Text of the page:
The new fitness assessment, which replaces the old President’s Challenge Fitness Test, is narrower than past standards, measuring four areas of physical fitness: aerobic cardiovascular endurance, muscular strength and endurance, abdominal strength and endurance and flexibility.
Students will be evaluated in all four areas and classified into three zones for each area: needs improvement, healthy fitness and high fitness.
Under the new standards, students will receive two assessments per year and parents and students will be informed of results. Data collection about fitness will be improved as physical education teachers will have to enter the information into the state’s iNow data management system.
At Selma Street Elementary School on Tuesday, students in Percell Gregory and Nicole Walker’s P.E. class went through a traditional drill of exercises, doing jumping jacks, stretches and other physical activities.
At Selma, students get 45 minutes of P.E. each day, more than the 30 minutes the state requires.
“For some of them, this class is the only exercise they get,” Gregory said. “When they get home they just sit down in front of that TV.”
Walker said she believes the new standards are a little easier than the old ones, as there are fewer categories where children are evaluated. Walker said it’s also likely that more students will pass the assessments, as they are more individualized instead of being graded against their peers’ performance statewide.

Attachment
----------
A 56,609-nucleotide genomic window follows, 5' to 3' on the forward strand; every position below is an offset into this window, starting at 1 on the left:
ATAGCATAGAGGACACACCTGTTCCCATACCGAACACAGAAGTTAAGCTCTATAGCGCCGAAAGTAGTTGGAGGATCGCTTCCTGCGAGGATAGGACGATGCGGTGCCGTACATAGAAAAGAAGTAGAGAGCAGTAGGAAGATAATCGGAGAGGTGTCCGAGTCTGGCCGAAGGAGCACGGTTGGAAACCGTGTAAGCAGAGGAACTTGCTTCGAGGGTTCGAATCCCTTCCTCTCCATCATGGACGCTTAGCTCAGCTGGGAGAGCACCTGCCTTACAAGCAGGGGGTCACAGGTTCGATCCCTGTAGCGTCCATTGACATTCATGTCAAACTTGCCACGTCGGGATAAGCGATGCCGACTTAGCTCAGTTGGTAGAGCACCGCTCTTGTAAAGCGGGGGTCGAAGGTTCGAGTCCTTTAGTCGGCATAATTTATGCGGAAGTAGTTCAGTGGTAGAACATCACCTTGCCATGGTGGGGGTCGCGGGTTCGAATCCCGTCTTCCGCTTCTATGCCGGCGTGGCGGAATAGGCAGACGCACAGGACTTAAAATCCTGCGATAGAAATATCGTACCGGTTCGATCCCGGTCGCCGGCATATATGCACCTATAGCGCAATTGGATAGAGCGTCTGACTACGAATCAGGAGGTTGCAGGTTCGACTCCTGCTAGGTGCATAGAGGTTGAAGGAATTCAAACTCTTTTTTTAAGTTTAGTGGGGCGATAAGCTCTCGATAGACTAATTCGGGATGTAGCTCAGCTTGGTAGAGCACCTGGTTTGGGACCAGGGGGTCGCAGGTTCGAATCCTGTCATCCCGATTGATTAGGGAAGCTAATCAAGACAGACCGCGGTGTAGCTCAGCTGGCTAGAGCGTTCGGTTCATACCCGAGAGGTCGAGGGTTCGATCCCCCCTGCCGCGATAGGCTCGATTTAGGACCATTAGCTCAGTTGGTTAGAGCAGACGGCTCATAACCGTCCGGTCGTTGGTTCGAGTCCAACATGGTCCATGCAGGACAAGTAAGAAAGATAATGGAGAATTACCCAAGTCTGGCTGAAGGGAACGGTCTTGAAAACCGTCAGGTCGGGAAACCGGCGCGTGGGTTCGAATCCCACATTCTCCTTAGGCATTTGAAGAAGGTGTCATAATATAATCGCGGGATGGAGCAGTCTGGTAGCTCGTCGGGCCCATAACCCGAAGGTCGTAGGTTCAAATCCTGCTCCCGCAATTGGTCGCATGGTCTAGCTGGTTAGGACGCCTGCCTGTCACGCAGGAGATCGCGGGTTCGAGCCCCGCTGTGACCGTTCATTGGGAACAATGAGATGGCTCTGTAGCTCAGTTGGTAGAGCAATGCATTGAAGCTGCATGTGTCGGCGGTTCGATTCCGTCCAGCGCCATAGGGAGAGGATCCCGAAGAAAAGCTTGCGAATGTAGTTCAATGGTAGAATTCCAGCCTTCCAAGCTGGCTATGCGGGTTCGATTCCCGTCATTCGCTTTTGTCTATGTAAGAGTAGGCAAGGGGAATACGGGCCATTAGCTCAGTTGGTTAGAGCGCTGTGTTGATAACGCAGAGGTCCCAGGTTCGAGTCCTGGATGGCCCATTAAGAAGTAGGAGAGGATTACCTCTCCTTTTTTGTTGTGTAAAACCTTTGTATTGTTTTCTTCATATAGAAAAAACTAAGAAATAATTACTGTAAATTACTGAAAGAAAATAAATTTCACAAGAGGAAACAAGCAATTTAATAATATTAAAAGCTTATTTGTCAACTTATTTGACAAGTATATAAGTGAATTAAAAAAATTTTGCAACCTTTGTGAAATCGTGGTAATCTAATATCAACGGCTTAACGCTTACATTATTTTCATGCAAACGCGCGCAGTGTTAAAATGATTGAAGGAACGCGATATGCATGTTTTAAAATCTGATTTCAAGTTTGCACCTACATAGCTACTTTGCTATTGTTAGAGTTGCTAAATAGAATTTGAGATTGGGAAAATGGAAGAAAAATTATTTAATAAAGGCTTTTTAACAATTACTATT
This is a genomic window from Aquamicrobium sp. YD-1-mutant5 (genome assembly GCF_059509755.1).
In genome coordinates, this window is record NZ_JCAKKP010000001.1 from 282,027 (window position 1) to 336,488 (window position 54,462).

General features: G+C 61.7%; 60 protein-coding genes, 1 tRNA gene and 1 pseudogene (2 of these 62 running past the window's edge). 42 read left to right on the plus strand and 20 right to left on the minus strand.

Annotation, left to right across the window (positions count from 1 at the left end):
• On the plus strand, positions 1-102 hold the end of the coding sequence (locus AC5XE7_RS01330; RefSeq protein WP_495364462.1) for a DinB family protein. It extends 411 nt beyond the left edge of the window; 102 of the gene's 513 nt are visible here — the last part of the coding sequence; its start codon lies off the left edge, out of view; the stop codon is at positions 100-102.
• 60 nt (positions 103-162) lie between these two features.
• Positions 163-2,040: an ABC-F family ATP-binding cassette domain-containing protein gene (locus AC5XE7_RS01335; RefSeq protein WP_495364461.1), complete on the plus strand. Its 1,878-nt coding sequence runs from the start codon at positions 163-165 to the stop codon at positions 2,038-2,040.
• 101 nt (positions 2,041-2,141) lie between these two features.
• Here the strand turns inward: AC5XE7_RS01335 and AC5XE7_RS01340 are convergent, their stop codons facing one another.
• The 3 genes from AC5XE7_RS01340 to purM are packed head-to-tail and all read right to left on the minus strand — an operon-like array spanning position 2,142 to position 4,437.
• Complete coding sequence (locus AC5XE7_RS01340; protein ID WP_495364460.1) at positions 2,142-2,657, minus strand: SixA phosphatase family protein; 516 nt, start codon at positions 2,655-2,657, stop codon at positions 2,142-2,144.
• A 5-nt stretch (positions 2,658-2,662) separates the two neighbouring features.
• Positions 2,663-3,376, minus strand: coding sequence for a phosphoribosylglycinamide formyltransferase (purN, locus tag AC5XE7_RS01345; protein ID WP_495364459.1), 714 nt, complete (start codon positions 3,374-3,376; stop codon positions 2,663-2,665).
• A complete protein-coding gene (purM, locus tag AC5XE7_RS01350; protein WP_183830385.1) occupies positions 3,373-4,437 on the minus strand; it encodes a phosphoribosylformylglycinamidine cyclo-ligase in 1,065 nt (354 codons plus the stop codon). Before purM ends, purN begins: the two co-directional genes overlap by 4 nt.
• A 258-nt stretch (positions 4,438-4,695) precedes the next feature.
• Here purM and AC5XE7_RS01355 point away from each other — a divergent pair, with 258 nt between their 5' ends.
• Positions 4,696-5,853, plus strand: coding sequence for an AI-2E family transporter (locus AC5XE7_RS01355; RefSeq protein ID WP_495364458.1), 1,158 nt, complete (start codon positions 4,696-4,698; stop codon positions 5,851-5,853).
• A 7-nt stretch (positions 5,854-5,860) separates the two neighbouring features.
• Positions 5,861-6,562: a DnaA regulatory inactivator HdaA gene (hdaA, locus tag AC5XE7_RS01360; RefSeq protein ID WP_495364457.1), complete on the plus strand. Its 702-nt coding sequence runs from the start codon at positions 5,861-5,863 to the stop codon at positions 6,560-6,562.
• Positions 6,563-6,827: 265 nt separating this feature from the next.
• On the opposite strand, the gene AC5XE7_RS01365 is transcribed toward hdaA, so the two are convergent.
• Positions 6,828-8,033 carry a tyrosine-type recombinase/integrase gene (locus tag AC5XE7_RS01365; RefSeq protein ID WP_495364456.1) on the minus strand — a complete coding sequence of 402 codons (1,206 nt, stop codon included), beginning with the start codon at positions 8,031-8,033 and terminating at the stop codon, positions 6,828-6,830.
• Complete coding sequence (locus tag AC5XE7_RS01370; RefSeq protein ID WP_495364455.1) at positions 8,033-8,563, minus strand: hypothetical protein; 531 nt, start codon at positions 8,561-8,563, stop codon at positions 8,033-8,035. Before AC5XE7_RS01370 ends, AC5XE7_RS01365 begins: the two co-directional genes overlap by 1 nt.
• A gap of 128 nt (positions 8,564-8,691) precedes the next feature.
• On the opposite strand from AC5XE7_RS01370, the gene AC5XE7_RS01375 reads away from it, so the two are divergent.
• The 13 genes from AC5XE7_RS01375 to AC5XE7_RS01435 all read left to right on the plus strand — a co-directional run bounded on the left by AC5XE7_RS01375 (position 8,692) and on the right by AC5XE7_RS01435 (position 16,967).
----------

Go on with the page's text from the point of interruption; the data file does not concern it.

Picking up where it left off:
Walker said the narrower focus would allow P.E. instructors to focus more intensely in those areas and spend more time getting weaker performing students up to speed.
Walker said the state is also encouraging more parental involvement in physical fitness, as under the new system information about their children’s P.E. performance will be more accessible to them.
According to the Centers for Disease Control, childhood obesity has tripled in the last three decades. About a third of children and adolescents in the U.S. are obese.
The National Conference of State Legislatures reports that the childhood obesity rate in Alabama is 36.1.
Inactivity appears to shoulder the bulk of the blame for the state’s childhood obesity problems. The state ranks in the bottom 10 percent when activity profiles of Alabama youth are compared to those of other states, according to the Alabama Department of education.